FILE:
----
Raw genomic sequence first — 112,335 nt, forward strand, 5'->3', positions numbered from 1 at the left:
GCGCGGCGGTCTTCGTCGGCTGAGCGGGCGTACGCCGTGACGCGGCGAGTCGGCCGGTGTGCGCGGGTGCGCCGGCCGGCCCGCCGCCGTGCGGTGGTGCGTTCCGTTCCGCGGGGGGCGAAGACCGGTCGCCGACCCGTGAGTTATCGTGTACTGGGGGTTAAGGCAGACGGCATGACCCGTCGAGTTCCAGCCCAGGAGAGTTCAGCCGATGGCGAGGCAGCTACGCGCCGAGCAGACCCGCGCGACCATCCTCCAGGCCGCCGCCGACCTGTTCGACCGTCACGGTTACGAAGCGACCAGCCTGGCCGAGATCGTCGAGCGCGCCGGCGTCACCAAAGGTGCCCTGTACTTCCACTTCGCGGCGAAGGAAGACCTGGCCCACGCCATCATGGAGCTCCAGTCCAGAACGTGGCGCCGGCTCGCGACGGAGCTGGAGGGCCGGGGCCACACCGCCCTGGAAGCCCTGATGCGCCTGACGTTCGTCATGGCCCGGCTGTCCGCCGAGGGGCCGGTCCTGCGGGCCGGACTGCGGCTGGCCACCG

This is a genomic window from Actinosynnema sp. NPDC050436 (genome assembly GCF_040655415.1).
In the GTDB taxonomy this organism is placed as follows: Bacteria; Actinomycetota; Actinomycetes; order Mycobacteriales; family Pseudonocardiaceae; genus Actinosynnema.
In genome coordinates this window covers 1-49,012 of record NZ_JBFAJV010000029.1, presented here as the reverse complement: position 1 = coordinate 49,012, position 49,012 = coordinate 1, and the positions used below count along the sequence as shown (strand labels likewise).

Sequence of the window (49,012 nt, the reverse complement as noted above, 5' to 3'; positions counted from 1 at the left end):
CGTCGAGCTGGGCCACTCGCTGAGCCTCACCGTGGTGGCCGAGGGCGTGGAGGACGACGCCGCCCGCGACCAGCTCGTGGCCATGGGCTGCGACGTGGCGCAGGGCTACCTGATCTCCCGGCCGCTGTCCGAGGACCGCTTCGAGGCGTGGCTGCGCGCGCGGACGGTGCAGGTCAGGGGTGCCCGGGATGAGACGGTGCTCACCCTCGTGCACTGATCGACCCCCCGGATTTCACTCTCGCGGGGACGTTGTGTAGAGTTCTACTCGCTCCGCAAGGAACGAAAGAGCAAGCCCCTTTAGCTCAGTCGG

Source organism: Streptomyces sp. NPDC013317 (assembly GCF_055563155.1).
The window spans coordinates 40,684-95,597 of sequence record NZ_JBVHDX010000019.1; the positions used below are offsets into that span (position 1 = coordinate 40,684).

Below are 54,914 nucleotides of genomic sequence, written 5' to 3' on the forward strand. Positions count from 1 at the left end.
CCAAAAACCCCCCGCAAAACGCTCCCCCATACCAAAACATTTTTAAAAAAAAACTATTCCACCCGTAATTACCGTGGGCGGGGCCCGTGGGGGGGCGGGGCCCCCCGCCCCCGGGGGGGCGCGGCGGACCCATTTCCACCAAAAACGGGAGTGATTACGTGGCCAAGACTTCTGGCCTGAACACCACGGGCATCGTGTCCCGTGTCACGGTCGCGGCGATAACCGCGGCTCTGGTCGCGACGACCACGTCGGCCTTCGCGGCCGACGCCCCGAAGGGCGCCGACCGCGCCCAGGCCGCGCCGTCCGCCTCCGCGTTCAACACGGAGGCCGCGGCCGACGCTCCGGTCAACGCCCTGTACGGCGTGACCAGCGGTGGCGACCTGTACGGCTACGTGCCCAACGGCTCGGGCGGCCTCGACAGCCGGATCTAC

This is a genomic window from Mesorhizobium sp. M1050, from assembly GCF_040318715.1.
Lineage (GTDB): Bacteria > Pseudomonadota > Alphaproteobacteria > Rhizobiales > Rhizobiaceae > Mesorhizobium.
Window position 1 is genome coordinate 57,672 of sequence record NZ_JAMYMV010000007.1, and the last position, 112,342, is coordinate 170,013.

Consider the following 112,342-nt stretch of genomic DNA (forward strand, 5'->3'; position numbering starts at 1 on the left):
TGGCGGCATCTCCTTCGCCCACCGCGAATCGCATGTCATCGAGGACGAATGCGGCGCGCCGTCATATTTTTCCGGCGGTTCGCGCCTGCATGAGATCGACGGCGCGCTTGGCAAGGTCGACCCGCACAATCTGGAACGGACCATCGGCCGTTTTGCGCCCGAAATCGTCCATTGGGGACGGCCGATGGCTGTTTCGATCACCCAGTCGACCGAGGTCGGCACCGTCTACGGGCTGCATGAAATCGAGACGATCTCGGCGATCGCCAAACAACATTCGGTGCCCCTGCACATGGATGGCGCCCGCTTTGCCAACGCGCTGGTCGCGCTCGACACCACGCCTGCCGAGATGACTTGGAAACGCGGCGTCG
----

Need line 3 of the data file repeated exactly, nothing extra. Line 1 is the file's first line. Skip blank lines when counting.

This is a genomic window from Actinosynnema sp. NPDC050436 (genome assembly GCF_040655415.1).